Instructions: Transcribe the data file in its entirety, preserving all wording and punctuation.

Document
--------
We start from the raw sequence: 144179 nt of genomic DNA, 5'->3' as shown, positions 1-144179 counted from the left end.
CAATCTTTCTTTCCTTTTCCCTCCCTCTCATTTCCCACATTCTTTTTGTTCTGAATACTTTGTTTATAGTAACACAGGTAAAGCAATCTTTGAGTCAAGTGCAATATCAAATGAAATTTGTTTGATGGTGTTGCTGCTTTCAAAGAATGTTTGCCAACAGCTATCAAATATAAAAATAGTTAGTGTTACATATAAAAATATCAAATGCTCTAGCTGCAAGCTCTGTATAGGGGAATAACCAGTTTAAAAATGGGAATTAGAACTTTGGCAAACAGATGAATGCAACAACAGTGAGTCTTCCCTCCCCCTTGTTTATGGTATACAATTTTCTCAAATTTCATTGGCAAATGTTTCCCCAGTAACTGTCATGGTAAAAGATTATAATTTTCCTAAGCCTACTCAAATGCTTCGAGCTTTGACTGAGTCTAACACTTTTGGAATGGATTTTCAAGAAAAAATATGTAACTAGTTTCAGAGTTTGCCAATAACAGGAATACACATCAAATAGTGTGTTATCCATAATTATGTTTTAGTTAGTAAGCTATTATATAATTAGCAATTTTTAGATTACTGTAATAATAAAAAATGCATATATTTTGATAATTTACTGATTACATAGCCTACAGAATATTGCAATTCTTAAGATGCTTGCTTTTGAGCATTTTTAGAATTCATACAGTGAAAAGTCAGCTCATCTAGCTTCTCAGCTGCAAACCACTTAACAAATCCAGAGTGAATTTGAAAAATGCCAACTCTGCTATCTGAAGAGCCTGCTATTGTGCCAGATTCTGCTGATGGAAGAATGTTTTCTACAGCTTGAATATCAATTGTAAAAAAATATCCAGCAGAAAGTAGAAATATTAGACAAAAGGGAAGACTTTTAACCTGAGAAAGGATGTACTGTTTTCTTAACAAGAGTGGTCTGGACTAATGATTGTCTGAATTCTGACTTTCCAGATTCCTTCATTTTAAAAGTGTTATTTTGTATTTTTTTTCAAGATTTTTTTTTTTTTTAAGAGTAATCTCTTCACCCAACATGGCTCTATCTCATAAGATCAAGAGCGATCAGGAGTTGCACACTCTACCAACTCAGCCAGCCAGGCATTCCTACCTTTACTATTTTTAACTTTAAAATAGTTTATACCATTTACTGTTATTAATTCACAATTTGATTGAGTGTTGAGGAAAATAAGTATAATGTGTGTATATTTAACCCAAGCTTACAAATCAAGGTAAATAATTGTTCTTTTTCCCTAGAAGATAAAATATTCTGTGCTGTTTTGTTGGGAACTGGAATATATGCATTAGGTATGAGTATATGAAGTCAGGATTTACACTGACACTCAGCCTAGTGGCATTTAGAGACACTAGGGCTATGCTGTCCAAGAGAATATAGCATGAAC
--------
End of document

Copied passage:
We start from the raw sequence: 144179 nt of genomic DNA, 5'->3' as shown, positions 1-144179 counted from the left end.
CAATCTTTCTTTCCTTTTCCCTCCCTCTCATTTCCCACATTCTTTTTGTTCTGAATACTTTGTTTATAGTAACACAGGTAAAGCAATCTTTGAGTCAAGTGCAATATCAAATGAAATTTGTTTGATGGTGTTGCTGCTTTCAAAGAATGTTTGCCAACAGCTATCAAATATAAAAATAGTTAGTGTTACATATAAAAATATCAAATGCTCTAGCTGCAAGCTCTGTATAGGGGAATAACCAGTTTAAAAATGGGAATTAGAACTTTGGCAAACAGATGAATGCAACAACAGTGAGTCTTCCCTCCCCCTTGTTTATGGTATACAATTTTCTCAAATTTCATTGGCAAATGTTTCCCCAGTAACTGTCATGGTAAAAGATTATAATTTTCCTAAGCCTACTCAAATGCTTCGAGCTTTGACTGAGTCTAACACTTTTGGAATGGATTTTCAAGAAAAAATATGTAACTAGTTTCAGAGTTTGCCAATAACAGGAATACACATCAAATAGTGTGTTATCCATAATTATGTTTTAGTTAGTAAGCTATTATATAATTAGCAATTTTTAGATTACTGTAATAATAAAAAATGCATATATTTTGATAATTTACTGATTACATAGCCTACAGAATATTGCAATTCTTAAGATGCTTGCTTTTGAGCATTTTTAGAATTCATACAGTGAAAAGTCAGCTCATCTAGCTTCTCAGCTGCAAACCACTTAACAAATCCAGAGTGAATTTGAAAAATGCCAACTCTGCTATCTGAAGAGCCTGCTATTGTGCCAGATTCTGCTGATGGAAGAATGTTTTCTACAGCTTGAATATCAATTGTAAAAAAATATCCAGCAGAAAGTAGAAATATTAGACAAAAGGGAAGACTTTTAACCTGAGAAAGGATGTACTGTTTTCTTAACAAGAGTGGTCTGGACTAATGATTGTCTGAATTCTGACTTTCCAGATTCCTTCATTTTAAAAGTGTTATTTTGTATTTTTTTTCAAGATTTTTTTTTTTTTTAAGAGTAATCTCTTCACCCAACATGGCTCTATCTCATAAGATCAAGAGCGATCAGGAGTTGCACACTCTACCAACTCAGCCAGCCAGGCATTCCTACCTTTACTATTTTTAACTTTAAAATAGTTTATACCATTTACTGTTATTAATTCACAATTTGATTGAGTGTTGAGGAAAATAAGTATAATGTGTGTATATTTAACCCAAGCTTACAAATCAAGGTAAATAATTGTTCTTTTTCCCTAGAAGATAAAATATTCTGTGCTGTTTTGTTGGGAACTGGAATATATGCATTAGGTATGAGTATATGAAGTCAGGATTTACACTGACACTCAGCCTAGTGGCATTTAGAGACACTAGGGCTATGCTGTCCAAGAGAATATAGCATGAAC